Under pressure to compose more works, he broke his rule and hastily composed an extra opera,Zaira (1829) in 1829, which was a fiasco. The opera was written for the inauguration of the Teatro Ducale at Parma, though it was never produced again. ThoughZaira was an absolute failure, he was able to use much of the material from the opera in his next opera.
Bellini gracefully bounced back from his failure with the opera I Capuleti e i Montecchi (1830), based on Shakespeare’s Romeo and Juliet. In 1831, Bellini managed to compose two highly successful operas,La sonnambula (1831) and Norma (1831). ThoughNorma, a tragedy set in ancient Gaul, was not well-received, many critics both then and now consider it to be one of his greatest masterpieces. Bellini himself was most fond of this opera. Of all the famous arias, ‘Casta diva’ fromNorma is one of the most well-known in all of the vocal repertoire. La sonnambulais an opera semiseria, meaning that it is a serious opera, but has a happy ending. Due to its popularity, an English version was produced.
For Bellini’s next opera, Beatrice di Tenda (1833), he received the libretto too late from Romani, resulting in a rift between the two that was never repaired. The opera was premiered at La Fenice in Venice in 1833.
During that summer, Bellini spent his time in London directing his operas before moving to Paris, where he received a commission with Rossini’s help. This became his final opera,I puritani (1935), which was premiered in the same year in Paris. For this opera, Bellini used the exiled Italian poet Count Carlo Pepoli. Bellini was relieved that this opera was well received, as his last two operas had not been. However, he was rather disappointed with the libretto and stated that he would never again work with anyone other than Romani.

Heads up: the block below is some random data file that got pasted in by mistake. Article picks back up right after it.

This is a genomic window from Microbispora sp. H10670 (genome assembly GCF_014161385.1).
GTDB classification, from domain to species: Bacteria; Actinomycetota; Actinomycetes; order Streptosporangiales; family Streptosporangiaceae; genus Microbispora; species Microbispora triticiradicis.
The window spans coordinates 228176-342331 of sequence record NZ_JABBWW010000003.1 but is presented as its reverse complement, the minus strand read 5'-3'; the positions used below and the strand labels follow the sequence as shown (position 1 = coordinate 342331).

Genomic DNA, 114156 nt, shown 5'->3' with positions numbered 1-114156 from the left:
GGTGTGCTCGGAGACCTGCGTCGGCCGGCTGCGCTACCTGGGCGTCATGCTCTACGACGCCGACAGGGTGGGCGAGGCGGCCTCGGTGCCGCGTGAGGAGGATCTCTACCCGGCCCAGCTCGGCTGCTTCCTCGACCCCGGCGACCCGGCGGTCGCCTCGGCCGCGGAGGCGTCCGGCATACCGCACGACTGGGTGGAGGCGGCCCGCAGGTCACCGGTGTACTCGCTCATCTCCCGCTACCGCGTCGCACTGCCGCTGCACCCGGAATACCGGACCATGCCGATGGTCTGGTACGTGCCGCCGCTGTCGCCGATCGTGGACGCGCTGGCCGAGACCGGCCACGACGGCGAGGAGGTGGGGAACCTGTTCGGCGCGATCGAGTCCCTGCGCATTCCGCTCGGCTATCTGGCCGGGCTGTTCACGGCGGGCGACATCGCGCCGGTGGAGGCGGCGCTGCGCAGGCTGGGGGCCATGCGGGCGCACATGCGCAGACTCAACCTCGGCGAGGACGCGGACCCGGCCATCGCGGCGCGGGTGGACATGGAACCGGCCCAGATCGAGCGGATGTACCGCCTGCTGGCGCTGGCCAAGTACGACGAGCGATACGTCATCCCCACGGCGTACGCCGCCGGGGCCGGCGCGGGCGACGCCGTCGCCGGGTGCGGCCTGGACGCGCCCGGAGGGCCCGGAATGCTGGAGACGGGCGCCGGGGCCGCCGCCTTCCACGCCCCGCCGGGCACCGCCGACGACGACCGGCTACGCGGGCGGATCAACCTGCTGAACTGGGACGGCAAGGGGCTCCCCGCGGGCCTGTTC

Bellini’s operas are most famous for their vocal melodies, subtle orchestration and dramatic effects. He preferred to use the virtuoso singers to express the drama of the works, instead of placing all the dramatic effect in the orchestra. His vocal melodies had the ability not only to tell a story, but define the characters. Bellini was not an innovator, as he valued the ideals of Haydn and Mozart. Yet, his ability to match the word with the music was unmatched. Bellini’s operas were sung by the greatest musicians of his time.
Bellini died at the age of 33 from intestinal inflammation, having written only nine operas. He was an international celebrity and was widely mourned. Romani also deeply regretted that they never made amends.
Many later composers such as Wagner, Chopin and Liszt regarded his work very highly, most specifically his ability to unite words and music.Verdi <> once complimented Bellini, stating, ‘long, long melodies of which [Bellini] alone knew the secret’.
Images courtesy of Naxos, Bibliolore, Gocce di Note and public domain